As the demand for safe, nutritious, convenient foods continues to rise, and the capabilities of molecular biology and nutritional biochemistry continue to expand, the need for up-to-date engineering information becomes ever more critical. The application of innovative engineering concepts enables scientific breakthroughs to be utilized in the manufacture of the highest quality food products at the lowest possible cost.
Handbook of Food Engineering, Second Edition assembles the most recent information available for the efficient design and development of processes used in the manufacturing of food products, along with traditional background and fundamental information. In keeping with the comprehensive and informative style of the original, this second edition focuses on the thermophysical properties of food and the rate constants of change in food components during processing. It highlights the use of these properties and constants in process design.
Beginning with a review of the properties of food and food ingredients and the traditional unit operations associated with food manufacture, the book moves on to discuss specific points associated with freezing, concentration, dehydration, thermal processing, and extrusion. Key chapters cover basic concepts of the transport and storage of liquids and solids, as well as important topics in packaging, cleaning, and sanitation. New information on membrane processes addresses not only liquid concentration, but also other applications for membranes in food processing. The chapters on mass transfer in foods and food packaging have been extensively revised.
Delineating the concepts of engineering as they are applied to the latest advancements in food manufacture, Handbook of Food Engineering, Second Edition contributes to the evolution of food engineering as an interface between engineering and other food sciences.
“Assembles information on thermophysical properties of foods, rate constants about changes in food components during a process, and illustration of the use of these properties and constants in process design. Includes chapters on rheological properties; reaction kinetics in food systems; transport and storage; heating, cooling and freezing processes; mass transfer, evaporation and freeze; membrane concentration; dehydration; extrusion; and food packaging and canning.”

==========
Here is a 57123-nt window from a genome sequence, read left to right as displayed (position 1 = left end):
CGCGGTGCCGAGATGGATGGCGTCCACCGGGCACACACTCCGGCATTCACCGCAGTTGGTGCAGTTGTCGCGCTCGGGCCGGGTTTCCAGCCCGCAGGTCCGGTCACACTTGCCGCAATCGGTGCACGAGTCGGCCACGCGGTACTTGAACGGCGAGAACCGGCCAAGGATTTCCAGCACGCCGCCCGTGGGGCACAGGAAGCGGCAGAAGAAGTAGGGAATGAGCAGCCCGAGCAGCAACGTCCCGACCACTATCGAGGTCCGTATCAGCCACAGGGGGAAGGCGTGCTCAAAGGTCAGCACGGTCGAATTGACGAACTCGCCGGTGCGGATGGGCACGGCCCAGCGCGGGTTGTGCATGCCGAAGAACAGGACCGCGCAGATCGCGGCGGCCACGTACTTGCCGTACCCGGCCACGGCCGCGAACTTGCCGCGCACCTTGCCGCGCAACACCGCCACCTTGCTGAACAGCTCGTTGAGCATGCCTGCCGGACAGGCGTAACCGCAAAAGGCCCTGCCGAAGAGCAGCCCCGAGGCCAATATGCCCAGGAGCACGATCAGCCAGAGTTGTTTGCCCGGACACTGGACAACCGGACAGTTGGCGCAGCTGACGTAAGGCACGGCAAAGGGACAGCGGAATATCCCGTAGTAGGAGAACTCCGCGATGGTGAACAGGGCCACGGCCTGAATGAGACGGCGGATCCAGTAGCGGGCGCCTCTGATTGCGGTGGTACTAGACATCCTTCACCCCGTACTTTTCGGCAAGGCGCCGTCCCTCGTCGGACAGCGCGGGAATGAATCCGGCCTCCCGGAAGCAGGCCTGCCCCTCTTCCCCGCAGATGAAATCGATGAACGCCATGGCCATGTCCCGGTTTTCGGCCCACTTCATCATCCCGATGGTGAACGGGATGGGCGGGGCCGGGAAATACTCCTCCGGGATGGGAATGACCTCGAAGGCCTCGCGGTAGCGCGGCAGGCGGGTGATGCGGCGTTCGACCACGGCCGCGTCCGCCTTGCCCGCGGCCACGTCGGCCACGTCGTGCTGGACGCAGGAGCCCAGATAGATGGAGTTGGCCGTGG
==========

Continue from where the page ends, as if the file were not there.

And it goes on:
— In Journal of Agricultural & food Chemistry (JAFC), July 2007
“… assembles the most recent information available for the efficient design and development of processes used in the manufacturing of food products. …comprehensive and informative … . ”
—In Food Science and Technology, Vol. 39, April 2007
"In this second edition, a major and successful effort was made to update and expand the information and data. The book is written by leading experts in the field. … no chapter fails to meet the requirements of an up-to-date and sound treatment-oriented discussion of the subject. Each university with faculty or students interested in food science should have a copy in its library."
– Hao Feng, Associate Professor of Food Engineering, University of Illinois in inform, Vol. 19, No. 5, May 2008
"The editors should be congratulated … . … full of interesting information … . it gives an excellent coverage of topics … ."
– Mike Lewis in International Journal of Dairy Technology, Vol. 61, No. 1, February 2008
Rheological Properties of Foods, H. Dogan and J. L. Kokini
Reaction Kinetics in Food Systems, R. Villota and J. G. Hawkes
Phase Transitions and Transformations in Food Systems, Y. H. Roos
Transport and Storage of Food Products, M.A. Rao
Heating and Cooling Processes for Foods, R. P. Singh
Food Freezing, D. R. Heldman
Mass Transfer in Foods, B. Hallström, V. Gekas, I. Sjöholm, and A. M. Romulus
Evaporation and Freeze, K. R. Morison and R. W. Hartel
Membrane Concentration of Liquid Foods, M. Cheryan
Food Dehydration, M. R. Okos, O. Campanella, G. Narsimhan, R. K. Singh, and A. C. Weitnauer
Thermal Processing of Canned Foods, A. Teixeira
Extrusion Processes, L. Levine and R. C. Miller
Food Packaging, J. M. Krochta
Cleaning and Sanitation, E. A. Plett and A. Grasshoff